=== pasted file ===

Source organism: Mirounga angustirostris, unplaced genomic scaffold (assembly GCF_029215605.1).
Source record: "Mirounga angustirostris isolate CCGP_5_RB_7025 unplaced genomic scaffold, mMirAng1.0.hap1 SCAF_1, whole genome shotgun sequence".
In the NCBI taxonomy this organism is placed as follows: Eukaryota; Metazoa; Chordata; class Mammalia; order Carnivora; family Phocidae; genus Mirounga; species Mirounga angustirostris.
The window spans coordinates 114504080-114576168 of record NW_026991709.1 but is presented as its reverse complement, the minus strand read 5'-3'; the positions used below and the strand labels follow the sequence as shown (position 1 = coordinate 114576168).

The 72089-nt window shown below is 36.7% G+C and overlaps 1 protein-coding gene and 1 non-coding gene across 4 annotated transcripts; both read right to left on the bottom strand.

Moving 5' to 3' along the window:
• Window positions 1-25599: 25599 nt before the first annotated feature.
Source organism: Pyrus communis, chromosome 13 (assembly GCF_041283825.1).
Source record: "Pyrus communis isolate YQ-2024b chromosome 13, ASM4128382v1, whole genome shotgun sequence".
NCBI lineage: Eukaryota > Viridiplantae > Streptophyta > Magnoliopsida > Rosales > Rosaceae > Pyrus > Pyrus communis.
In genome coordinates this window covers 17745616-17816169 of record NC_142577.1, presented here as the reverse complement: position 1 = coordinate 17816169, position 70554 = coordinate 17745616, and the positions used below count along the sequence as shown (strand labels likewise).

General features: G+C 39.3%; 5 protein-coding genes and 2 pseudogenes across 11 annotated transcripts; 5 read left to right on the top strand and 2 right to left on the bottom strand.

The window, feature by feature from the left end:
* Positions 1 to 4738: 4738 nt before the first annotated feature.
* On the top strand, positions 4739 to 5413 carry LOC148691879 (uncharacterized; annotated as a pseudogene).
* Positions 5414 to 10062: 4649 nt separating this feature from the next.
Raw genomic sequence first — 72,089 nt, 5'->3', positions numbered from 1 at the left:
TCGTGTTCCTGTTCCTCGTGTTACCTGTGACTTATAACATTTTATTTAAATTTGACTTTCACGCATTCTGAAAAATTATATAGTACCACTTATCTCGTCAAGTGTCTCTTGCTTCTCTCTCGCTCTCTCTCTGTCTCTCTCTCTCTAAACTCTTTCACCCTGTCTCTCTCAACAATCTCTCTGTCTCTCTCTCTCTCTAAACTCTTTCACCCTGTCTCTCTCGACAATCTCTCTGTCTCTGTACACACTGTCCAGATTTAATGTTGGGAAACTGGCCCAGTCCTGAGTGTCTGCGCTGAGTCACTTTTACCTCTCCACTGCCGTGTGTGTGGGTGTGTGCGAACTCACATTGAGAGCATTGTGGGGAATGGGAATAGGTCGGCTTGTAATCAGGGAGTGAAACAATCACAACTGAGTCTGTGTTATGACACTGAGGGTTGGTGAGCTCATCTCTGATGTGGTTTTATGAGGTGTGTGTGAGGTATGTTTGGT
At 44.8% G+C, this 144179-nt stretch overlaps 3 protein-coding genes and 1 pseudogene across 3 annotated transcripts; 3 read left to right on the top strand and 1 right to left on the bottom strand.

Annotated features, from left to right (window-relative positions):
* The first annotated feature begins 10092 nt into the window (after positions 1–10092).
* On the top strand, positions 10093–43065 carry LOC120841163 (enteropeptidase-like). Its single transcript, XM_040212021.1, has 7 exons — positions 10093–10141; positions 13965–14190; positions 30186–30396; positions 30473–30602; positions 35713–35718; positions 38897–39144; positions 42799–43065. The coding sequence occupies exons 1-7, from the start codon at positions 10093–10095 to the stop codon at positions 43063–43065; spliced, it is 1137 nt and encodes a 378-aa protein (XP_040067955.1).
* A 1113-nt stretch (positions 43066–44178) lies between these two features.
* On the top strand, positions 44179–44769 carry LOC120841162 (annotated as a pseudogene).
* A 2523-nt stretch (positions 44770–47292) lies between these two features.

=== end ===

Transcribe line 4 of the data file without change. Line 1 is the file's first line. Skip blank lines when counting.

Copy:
The window spans coordinates 114504080-114576168 of record NW_026991709.1 but is presented as its reverse complement, the minus strand read 5'-3'; the positions used below and the strand labels follow the sequence as shown (position 1 = coordinate 114576168).